Monday, May 20, 2024
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Why Eurovision is an opportunity Liverpool is now ready to grasp

Over the past fifteen years, a defining feature of Liverpool’s economic growth has been its investment in its leisure and hospitality sector, which has been a driving force for the regeneration of the whole city, writes Mayor of Liverpool, Joanne Anderson.

Liverpool is world renowned for music, football and heritage, and boasts the largest collection of national museums and galleries of any UK city outside of London. Our impressive culture and tourism offering now sustains almost forty thousand jobs for local people.

Although many of these jobs are transient, Liverpool’s unemployment rate is now the same as the national average, and our leisure and tourism industry has played a key role in this. Being an exciting city to live, work and visit, is – and will continue to be – an integral part of Liverpool’s ambitions, as is evident in our winning bid to host Eurovision 2023.

” Eurovision certainly isn’t a cure to Liverpool’s problems, however the fact it’s happening here is testament to why people and businesses are attracted to our city. “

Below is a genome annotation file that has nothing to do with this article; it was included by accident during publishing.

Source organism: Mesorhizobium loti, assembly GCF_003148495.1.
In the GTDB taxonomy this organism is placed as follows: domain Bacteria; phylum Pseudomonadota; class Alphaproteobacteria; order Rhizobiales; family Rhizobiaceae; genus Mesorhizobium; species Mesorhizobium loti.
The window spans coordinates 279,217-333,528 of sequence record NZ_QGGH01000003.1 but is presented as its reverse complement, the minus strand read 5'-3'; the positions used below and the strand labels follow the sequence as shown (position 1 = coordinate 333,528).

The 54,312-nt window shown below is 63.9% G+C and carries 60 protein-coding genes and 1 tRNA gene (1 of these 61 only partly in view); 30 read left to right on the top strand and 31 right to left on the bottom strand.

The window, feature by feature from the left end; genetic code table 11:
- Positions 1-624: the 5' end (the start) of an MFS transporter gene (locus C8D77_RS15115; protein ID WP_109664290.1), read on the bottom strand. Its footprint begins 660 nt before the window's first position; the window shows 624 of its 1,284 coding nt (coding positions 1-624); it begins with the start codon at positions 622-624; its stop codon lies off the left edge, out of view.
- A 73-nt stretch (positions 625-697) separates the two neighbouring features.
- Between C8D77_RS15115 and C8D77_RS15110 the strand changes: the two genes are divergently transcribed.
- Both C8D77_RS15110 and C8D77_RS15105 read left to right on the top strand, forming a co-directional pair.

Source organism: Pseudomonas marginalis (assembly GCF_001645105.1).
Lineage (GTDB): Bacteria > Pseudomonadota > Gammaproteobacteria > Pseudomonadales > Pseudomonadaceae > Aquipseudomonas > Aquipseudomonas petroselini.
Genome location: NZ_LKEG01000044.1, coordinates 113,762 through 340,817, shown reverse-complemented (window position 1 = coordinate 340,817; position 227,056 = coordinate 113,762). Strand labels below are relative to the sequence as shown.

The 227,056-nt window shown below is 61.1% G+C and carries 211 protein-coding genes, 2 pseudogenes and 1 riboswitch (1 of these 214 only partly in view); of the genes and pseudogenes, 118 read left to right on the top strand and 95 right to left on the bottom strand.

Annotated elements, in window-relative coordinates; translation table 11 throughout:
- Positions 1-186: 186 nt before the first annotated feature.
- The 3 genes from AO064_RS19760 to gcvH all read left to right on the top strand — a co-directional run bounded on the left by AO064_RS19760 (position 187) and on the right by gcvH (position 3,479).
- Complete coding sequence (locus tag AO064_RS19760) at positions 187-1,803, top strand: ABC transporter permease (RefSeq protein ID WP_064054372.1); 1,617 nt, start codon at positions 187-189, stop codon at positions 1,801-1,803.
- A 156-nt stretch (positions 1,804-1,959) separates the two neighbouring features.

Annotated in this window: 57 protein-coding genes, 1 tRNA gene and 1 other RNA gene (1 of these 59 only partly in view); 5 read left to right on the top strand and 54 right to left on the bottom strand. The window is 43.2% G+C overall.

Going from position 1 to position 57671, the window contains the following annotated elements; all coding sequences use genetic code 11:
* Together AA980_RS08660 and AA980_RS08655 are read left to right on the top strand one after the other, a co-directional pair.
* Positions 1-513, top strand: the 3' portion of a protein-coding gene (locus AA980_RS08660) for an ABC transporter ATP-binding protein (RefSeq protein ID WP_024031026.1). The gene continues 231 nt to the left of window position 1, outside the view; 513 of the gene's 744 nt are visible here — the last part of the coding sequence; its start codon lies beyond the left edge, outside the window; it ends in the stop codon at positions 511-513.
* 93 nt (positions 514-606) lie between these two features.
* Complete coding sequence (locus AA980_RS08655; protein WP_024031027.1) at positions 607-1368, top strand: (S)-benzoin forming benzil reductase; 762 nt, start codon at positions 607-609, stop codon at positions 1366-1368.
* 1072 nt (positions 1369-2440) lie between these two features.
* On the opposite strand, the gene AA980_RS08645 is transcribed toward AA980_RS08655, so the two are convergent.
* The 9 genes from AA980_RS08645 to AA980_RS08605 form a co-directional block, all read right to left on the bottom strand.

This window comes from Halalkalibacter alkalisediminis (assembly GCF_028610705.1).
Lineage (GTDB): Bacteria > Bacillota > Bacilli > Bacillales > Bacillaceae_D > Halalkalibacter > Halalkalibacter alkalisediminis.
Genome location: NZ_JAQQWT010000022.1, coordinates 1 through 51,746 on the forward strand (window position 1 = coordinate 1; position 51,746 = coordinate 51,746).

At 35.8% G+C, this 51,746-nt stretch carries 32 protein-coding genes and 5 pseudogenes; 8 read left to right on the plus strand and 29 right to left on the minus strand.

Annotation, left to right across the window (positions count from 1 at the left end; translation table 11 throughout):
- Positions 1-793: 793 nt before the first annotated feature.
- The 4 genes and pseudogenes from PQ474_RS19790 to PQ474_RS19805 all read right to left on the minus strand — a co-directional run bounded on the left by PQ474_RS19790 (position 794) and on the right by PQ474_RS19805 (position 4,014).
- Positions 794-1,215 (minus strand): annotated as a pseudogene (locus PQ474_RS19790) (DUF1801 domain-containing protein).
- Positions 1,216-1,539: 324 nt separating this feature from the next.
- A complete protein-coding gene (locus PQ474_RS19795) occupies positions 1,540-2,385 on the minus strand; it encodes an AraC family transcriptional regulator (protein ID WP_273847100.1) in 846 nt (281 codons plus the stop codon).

The potential reputational and economic dividends to come from putting Liverpool in a global shop window, and the critical boost it is providing to local businesses, should not be underestimated.

However, beyond filling hotel rooms and restaurant tables in the short term, our challenge is translating the impact of Eurovision to the benefit of our local people, businesses, and communities for the better. That is to say that any economic dividend that derives from culture and tourism needs to translate into better living standards.

For me, supporting economic growth is ultimately about improving the lives of Liverpool residents. Fundamentally, this is about creating decent jobs, breaking the cycle of poverty and reducing inequalities.

As a city, we are evolving – and so must our economic ambitions. Liverpool had an unemployment problem. Now, the city has challenges around inclusion and productivity, and it must respond to the climate emergency.

Of course, Liverpool’s economic performance is relative to regional and national contexts. Concerns around global growth, the cost-of-living crisis and tightening monetary policies means that the current economic environment is an uncertain one. Some businesses are simply in survival mode, instead of pursuing long term growth plans – but growth in Liverpool, and across the North West, is still happening.

The value of foreign direct investment (FDI) into the north of England has rocketed to 72% in the last five years, despite dropping across the rest of the UK, including London. The north has also increased its share of the UK’s FDI projects from 19% to 33%. This means that even against the national context, the north is currently considered the most desirable place for international investment in the UK.

This rise suggests that the north of England is drawing in more inward investment on a per capita basis, and, as a result, creating more employment opportunities from inward investment than anywhere else in the UK, signifying an even greater need to secure FDI.